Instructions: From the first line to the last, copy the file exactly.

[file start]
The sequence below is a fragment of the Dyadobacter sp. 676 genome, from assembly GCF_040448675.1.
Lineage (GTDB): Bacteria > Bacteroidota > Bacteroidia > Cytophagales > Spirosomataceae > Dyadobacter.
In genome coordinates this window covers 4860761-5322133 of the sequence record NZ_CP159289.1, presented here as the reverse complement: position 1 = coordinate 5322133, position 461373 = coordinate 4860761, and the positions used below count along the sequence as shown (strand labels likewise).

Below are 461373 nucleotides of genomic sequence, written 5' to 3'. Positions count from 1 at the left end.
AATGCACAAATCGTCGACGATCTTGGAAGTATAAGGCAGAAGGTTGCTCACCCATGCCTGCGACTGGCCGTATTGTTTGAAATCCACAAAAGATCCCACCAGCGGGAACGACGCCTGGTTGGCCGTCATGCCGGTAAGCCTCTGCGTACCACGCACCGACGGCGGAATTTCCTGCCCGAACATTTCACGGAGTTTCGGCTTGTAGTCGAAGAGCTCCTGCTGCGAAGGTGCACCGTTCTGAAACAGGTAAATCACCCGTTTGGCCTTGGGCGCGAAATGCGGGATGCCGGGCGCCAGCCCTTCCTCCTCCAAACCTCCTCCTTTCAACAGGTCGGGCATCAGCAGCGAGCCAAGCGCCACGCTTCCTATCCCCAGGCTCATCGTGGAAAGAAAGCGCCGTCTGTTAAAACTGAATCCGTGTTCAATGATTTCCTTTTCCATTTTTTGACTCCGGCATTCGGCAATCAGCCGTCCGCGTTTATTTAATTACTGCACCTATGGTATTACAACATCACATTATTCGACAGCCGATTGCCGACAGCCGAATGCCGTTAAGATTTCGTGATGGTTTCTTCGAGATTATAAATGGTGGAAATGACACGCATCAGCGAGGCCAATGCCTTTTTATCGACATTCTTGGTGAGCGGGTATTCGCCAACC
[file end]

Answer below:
The sequence below is a fragment of the Dyadobacter sp. 676 genome, from assembly GCF_040448675.1.
Lineage (GTDB): Bacteria > Bacteroidota > Bacteroidia > Cytophagales > Spirosomataceae > Dyadobacter.
In genome coordinates this window covers 4860761-5322133 of the sequence record NZ_CP159289.1, presented here as the reverse complement: position 1 = coordinate 5322133, position 461373 = coordinate 4860761, and the positions used below count along the sequence as shown (strand labels likewise).

Below are 461373 nucleotides of genomic sequence, written 5' to 3'. Positions count from 1 at the left end.
AATGCACAAATCGTCGACGATCTTGGAAGTATAAGGCAGAAGGTTGCTCACCCATGCCTGCGACTGGCCGTATTGTTTGAAATCCACAAAAGATCCCACCAGCGGGAACGACGCCTGGTTGGCCGTCATGCCGGTAAGCCTCTGCGTACCACGCACCGACGGCGGAATTTCCTGCCCGAACATTTCACGGAGTTTCGGCTTGTAGTCGAAGAGCTCCTGCTGCGAAGGTGCACCGTTCTGAAACAGGTAAATCACCCGTTTGGCCTTGGGCGCGAAATGCGGGATGCCGGGCGCCAGCCCTTCCTCCTCCAAACCTCCTCCTTTCAACAGGTCGGGCATCAGCAGCGAGCCAAGCGCCACGCTTCCTATCCCCAGGCTCATCGTGGAAAGAAAGCGCCGTCTGTTAAAACTGAATCCGTGTTCAATGATTTCCTTTTCCATTTTTTGACTCCGGCATTCGGCAATCAGCCGTCCGCGTTTATTTAATTACTGCACCTATGGTATTACAACATCACATTATTCGACAGCCGATTGCCGACAGCCGAATGCCGTTAAGATTTCGTGATGGTTTCTTCGAGATTATAAATGGTGGAAATGACACGCATCAGCGAGGCCAATGCCTTTTTATCGACATTCTTGGTGAGCGGGTATTCGCCAACC